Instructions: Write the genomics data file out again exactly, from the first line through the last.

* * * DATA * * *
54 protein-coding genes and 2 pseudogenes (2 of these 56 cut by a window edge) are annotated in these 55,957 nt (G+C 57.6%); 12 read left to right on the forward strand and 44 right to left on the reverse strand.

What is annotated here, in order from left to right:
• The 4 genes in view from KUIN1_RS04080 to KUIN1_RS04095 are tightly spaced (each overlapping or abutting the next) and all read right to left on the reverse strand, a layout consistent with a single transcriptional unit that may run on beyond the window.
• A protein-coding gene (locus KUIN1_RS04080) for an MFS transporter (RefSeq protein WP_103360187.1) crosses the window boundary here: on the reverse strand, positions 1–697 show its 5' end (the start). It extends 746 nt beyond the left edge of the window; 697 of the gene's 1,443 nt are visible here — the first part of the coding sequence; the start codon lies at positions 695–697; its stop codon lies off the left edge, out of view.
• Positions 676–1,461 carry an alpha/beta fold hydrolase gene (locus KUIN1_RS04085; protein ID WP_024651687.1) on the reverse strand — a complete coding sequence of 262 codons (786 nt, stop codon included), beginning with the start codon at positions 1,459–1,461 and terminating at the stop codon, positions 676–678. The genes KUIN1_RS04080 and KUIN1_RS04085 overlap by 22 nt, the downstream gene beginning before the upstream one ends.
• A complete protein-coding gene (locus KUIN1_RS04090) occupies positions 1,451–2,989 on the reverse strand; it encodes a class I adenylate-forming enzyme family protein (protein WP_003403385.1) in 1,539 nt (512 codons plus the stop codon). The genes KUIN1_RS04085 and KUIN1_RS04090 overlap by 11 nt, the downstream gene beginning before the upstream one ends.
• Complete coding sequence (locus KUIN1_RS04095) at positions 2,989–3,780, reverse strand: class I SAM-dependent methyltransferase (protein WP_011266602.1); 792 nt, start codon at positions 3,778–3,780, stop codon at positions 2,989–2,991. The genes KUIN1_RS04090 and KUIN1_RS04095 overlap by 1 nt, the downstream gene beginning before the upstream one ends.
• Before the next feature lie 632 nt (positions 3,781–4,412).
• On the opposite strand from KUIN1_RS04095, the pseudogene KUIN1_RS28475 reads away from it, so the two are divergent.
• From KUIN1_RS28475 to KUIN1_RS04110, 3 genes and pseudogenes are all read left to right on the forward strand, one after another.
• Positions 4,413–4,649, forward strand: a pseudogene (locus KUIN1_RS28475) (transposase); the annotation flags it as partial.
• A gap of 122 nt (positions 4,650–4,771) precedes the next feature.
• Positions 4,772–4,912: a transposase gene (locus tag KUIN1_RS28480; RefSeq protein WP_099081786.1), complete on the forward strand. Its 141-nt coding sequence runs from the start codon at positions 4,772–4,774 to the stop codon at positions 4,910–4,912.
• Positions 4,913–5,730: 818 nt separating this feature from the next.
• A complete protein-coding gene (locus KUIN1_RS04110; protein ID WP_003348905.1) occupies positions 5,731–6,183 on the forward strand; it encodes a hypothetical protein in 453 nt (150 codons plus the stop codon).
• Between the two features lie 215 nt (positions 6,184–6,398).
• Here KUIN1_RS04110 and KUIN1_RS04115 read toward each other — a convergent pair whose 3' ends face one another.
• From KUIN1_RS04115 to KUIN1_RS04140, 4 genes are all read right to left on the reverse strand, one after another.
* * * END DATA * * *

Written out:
54 protein-coding genes and 2 pseudogenes (2 of these 56 cut by a window edge) are annotated in these 55,957 nt (G+C 57.6%); 12 read left to right on the forward strand and 44 right to left on the reverse strand.

What is annotated here, in order from left to right:
• The 4 genes in view from KUIN1_RS04080 to KUIN1_RS04095 are tightly spaced (each overlapping or abutting the next) and all read right to left on the reverse strand, a layout consistent with a single transcriptional unit that may run on beyond the window.
• A protein-coding gene (locus KUIN1_RS04080) for an MFS transporter (RefSeq protein WP_103360187.1) crosses the window boundary here: on the reverse strand, positions 1–697 show its 5' end (the start). It extends 746 nt beyond the left edge of the window; 697 of the gene's 1,443 nt are visible here — the first part of the coding sequence; the start codon lies at positions 695–697; its stop codon lies off the left edge, out of view.
• Positions 676–1,461 carry an alpha/beta fold hydrolase gene (locus KUIN1_RS04085; protein ID WP_024651687.1) on the reverse strand — a complete coding sequence of 262 codons (786 nt, stop codon included), beginning with the start codon at positions 1,459–1,461 and terminating at the stop codon, positions 676–678. The genes KUIN1_RS04080 and KUIN1_RS04085 overlap by 22 nt, the downstream gene beginning before the upstream one ends.
• A complete protein-coding gene (locus KUIN1_RS04090) occupies positions 1,451–2,989 on the reverse strand; it encodes a class I adenylate-forming enzyme family protein (protein WP_003403385.1) in 1,539 nt (512 codons plus the stop codon). The genes KUIN1_RS04085 and KUIN1_RS04090 overlap by 11 nt, the downstream gene beginning before the upstream one ends.
• Complete coding sequence (locus KUIN1_RS04095) at positions 2,989–3,780, reverse strand: class I SAM-dependent methyltransferase (protein WP_011266602.1); 792 nt, start codon at positions 3,778–3,780, stop codon at positions 2,989–2,991. The genes KUIN1_RS04090 and KUIN1_RS04095 overlap by 1 nt, the downstream gene beginning before the upstream one ends.
• Before the next feature lie 632 nt (positions 3,781–4,412).
• On the opposite strand from KUIN1_RS04095, the pseudogene KUIN1_RS28475 reads away from it, so the two are divergent.
• From KUIN1_RS28475 to KUIN1_RS04110, 3 genes and pseudogenes are all read left to right on the forward strand, one after another.
• Positions 4,413–4,649, forward strand: a pseudogene (locus KUIN1_RS28475) (transposase); the annotation flags it as partial.
• A gap of 122 nt (positions 4,650–4,771) precedes the next feature.
• Positions 4,772–4,912: a transposase gene (locus tag KUIN1_RS28480; RefSeq protein WP_099081786.1), complete on the forward strand. Its 141-nt coding sequence runs from the start codon at positions 4,772–4,774 to the stop codon at positions 4,910–4,912.
• Positions 4,913–5,730: 818 nt separating this feature from the next.
• A complete protein-coding gene (locus KUIN1_RS04110; protein ID WP_003348905.1) occupies positions 5,731–6,183 on the forward strand; it encodes a hypothetical protein in 453 nt (150 codons plus the stop codon).
• Between the two features lie 215 nt (positions 6,184–6,398).
• Here KUIN1_RS04110 and KUIN1_RS04115 read toward each other — a convergent pair whose 3' ends face one another.
• From KUIN1_RS04115 to KUIN1_RS04140, 4 genes are all read right to left on the reverse strand, one after another.